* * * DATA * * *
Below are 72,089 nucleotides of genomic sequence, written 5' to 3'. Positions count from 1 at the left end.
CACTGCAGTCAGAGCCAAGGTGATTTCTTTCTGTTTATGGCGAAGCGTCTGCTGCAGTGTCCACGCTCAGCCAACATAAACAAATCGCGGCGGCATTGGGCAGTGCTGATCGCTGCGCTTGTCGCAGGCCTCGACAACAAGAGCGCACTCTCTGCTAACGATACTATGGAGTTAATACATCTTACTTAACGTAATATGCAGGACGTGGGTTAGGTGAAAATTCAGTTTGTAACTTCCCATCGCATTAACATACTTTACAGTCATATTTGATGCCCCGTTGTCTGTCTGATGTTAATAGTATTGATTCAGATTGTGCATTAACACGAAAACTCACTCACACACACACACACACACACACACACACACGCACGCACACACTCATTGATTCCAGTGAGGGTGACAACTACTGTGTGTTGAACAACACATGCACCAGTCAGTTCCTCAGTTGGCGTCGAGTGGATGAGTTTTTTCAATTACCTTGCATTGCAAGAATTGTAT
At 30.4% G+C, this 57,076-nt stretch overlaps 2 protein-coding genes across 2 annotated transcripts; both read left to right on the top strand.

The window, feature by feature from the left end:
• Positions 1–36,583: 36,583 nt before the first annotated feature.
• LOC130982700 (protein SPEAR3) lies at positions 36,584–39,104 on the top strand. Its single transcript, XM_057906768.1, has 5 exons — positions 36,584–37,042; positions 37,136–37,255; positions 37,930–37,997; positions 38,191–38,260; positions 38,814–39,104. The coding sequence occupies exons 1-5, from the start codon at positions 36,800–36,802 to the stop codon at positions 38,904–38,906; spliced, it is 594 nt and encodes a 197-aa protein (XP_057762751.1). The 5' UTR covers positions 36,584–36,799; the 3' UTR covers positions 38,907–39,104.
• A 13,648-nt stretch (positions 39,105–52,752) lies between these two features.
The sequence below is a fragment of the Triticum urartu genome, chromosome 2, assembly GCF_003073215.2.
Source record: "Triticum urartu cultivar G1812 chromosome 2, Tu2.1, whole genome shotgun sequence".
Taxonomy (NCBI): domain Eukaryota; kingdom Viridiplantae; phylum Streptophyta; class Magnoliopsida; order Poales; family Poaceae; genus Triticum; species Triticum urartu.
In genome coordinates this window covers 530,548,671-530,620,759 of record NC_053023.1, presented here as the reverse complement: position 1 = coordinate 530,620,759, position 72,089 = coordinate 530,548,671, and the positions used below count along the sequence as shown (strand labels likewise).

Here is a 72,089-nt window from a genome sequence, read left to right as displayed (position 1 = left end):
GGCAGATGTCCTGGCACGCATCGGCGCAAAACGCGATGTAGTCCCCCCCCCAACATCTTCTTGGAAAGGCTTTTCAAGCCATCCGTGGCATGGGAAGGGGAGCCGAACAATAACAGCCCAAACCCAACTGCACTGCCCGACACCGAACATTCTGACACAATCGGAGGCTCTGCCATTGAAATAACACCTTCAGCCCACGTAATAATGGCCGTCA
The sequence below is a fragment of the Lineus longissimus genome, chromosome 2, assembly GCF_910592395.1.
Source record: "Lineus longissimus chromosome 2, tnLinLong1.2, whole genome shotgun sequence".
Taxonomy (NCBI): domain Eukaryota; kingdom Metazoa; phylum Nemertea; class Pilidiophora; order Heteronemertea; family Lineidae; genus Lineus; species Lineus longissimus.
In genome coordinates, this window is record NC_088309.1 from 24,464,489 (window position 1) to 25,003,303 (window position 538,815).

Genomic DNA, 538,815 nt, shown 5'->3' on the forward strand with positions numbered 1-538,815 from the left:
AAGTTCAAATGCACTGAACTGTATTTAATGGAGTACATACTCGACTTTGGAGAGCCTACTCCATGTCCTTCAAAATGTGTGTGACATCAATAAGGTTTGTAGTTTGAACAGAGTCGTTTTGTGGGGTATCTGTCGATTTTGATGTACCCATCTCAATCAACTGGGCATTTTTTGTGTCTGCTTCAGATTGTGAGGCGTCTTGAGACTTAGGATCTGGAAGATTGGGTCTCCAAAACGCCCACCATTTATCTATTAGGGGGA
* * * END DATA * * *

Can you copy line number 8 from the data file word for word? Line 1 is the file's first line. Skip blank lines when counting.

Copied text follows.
The sequence below is a fragment of the Triticum urartu genome, chromosome 2, assembly GCF_003073215.2.